Those who’ve followed Windows OSes and applications for the past decade know that the 64-bit takeover is history. Circa Windows 7’s July 2009 release date, most new PCs were already 64-bit. Today, you must work to find and buy a 32-bit Windows PC running Windows 10. If you succeed, you’ve probably bought an el-cheapo tablet or super budget laptop with a 32 GB eMMC storage device, and no more than 2 GB of RAM. Otherwise the modern Windows world is entirely 64-bit. Why, then is the default for Microsoft Office installation still 32-bit? Therein lies an interesting tale, as I explore Office 32-bit versus 64-bit versions.
In a 64-bit world, why does Office still default to the 32-bit version?
What’s the Difference? Office 32-bit versus 64-bit…
Here’s a quote from the MS Support site’s “Choose between the 64-bit or 32-bit version of Office” (applies to Office 2016, Office for business, Office 365 Admin, Office 365 Small Business, and so forth):
The 32-bit version of Office is automatically installed unless you select the 64-bit version at the beginning of the installation process. This article explains the reasons to choose either the 64-bit or 32-bit version of Office on a PC.
In fact, you have to seek out and run the version of setup named setup64.exe to force Windows to install the 64-bit version of Office. Otherwise, you’ll wind up with the 32-bit version. With that bit of administrivia in mind, here is what might impel someone to skip the default and force 64-bit installation instead (quoted verbatim from the afore-cited Support article):
- You’re working with large data sets, like enterprise-scale Excel workbooks with complex calculations, many pivot tables, data connections to external databases, Power Pivot, 3D Map, Power View, or Get & Transform. The 64-bit version of Office may perform better in these cases. See, Excel specifications and limits, Data Model specification and limits, and Memory usage in the 32-bit edition of Excel.
- You’re working with extremely large pictures, videos, or animations in PowerPoint. The 64-bit version of Office may be better suited to handle these complex slide decks.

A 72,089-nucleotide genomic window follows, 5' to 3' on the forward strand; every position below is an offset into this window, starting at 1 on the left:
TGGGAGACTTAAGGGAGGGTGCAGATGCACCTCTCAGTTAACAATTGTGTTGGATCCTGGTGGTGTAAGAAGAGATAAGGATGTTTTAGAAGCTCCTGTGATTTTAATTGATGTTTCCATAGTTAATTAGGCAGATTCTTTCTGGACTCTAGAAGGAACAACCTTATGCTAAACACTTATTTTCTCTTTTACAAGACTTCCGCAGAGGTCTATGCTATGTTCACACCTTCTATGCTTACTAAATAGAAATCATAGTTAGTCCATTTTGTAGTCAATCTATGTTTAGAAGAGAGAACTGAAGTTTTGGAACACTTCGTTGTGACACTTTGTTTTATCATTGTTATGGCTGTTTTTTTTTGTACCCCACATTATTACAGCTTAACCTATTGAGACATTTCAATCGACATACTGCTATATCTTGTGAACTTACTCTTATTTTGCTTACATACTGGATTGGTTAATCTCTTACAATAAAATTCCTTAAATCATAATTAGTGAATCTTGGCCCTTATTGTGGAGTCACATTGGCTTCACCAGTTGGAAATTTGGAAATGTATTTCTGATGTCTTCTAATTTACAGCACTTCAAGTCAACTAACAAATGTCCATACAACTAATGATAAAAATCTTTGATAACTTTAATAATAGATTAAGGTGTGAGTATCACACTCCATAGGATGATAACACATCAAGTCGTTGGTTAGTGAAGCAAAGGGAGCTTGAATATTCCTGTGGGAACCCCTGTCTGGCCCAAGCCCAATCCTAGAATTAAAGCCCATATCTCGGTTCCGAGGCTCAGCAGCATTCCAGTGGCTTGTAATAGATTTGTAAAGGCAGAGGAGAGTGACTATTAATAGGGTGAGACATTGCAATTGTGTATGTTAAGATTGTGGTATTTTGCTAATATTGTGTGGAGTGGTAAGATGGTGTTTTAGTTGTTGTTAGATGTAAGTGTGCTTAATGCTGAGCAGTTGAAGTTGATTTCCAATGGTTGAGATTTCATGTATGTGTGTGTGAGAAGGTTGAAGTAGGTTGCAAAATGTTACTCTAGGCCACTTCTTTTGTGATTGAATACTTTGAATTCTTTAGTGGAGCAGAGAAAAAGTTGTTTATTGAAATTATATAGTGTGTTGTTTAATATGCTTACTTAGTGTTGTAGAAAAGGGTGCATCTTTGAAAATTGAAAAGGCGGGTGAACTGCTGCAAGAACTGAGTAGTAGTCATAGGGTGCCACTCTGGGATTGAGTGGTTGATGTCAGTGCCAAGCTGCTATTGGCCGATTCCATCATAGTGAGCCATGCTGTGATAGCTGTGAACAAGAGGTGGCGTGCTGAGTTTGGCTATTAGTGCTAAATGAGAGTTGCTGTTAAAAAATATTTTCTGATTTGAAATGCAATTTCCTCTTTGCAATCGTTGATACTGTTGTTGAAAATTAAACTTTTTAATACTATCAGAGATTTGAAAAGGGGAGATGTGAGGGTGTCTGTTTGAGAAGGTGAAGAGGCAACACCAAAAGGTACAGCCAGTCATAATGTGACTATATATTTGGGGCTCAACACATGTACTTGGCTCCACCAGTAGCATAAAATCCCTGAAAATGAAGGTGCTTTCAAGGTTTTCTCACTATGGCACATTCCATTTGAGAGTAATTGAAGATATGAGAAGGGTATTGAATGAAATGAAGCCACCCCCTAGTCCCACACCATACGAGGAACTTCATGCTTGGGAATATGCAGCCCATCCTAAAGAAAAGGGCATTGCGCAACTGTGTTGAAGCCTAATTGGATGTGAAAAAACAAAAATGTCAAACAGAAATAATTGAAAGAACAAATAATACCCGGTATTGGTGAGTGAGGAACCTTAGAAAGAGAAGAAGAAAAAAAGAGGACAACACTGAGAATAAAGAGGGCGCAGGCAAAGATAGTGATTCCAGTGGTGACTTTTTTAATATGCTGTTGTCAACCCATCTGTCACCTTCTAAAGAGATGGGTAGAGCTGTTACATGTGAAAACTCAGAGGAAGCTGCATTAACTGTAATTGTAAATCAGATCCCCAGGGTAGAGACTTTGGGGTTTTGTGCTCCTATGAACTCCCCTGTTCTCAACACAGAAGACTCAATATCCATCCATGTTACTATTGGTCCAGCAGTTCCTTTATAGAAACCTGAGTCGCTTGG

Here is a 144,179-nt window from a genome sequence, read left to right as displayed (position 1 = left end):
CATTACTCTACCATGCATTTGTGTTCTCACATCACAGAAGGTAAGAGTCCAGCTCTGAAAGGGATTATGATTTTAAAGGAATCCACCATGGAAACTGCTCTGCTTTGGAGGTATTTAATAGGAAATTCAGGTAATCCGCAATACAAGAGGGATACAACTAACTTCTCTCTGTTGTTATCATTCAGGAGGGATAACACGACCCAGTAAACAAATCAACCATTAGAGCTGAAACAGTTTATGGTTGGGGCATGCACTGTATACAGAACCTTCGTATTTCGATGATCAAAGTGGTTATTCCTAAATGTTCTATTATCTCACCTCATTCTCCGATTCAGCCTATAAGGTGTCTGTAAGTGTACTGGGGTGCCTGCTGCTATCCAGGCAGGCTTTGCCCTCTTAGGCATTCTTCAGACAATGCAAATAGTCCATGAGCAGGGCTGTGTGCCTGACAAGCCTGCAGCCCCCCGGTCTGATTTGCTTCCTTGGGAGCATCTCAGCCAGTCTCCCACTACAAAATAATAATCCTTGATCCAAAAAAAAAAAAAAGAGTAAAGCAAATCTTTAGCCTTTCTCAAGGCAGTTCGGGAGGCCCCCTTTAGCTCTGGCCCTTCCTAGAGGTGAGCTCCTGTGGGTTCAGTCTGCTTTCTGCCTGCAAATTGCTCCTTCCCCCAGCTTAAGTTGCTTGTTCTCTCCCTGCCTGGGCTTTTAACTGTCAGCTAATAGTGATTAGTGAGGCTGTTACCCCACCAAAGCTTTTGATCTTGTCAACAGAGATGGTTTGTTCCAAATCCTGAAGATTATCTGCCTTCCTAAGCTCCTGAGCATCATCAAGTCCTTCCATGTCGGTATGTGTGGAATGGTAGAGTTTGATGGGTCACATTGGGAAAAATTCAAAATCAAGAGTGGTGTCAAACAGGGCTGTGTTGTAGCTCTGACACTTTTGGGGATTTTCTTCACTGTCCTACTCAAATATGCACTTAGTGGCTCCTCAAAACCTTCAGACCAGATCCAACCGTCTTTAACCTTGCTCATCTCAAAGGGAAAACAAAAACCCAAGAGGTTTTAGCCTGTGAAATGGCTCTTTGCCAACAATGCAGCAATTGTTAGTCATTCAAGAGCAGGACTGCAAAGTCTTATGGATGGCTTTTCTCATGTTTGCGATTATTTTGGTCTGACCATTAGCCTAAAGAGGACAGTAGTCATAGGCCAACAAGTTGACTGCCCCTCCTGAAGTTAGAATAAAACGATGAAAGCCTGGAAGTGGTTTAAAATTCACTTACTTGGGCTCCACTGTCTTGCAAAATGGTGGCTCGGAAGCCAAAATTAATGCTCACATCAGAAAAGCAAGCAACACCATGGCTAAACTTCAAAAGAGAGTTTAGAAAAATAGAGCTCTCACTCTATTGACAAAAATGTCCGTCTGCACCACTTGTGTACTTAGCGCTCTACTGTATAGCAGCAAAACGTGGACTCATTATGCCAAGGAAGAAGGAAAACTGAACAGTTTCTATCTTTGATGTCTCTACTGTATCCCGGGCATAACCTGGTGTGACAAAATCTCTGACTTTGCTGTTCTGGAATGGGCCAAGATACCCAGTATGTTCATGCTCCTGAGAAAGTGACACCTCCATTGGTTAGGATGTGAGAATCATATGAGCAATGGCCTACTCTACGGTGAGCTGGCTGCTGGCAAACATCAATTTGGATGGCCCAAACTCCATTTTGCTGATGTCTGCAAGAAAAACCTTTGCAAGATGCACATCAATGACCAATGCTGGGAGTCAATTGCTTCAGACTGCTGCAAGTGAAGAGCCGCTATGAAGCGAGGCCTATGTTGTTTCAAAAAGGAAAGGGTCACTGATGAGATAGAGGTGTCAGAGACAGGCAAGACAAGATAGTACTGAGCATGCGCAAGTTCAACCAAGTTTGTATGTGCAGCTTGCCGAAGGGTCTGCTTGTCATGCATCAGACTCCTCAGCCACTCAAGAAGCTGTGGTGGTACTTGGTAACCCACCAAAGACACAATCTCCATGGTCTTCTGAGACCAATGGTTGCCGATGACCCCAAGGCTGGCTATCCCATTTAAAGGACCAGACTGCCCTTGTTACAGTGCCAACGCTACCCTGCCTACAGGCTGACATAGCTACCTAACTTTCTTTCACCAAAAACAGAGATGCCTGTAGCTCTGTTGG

- You’re working with files over 2 GB in Project, especially if the project has many sub-projects.
- You’re developing in-house Office solutions like add-ins or document-level customization. Using the 64-bit version of Office lets you deliver a 64-bit version of those solutions as well as a 32-bit version. In-house Office solution developers should have access to the 64-bit Office 2016 for testing and updating these solutions.
Benefits of Staying 32-bit
MS takes the 32-bit default route because it provides best overall backward compatibility. Thus, it retains the ability to work with 32-COM add-ins or controls. This can be essential when, as sometimes happens, no 64-bit alternatives are available. This also ensures continued support for older Visual Basic, and calls to 32-bit MAPI applications or OLE servers and objects. Ditto for legacy SharePoint, Access, Equation Editor, Word Add-in Libraries, and moire. In business environments where add-ons or macros are used, this keeps things working.
Long-time TenForums poster Bree explains this succinctly and cogently in a recent post (#15). He observes: “There are more disadvantages to the 64-bit versions than advantages.” I have only one (test) system running Office 64-bit myself, and I can’t tell any difference between the two versions whatsoever. That’s why I’m sticking with the default 32-bit install. In the absence of a compelling reason to go 64-bit yourself, you may also do likewise.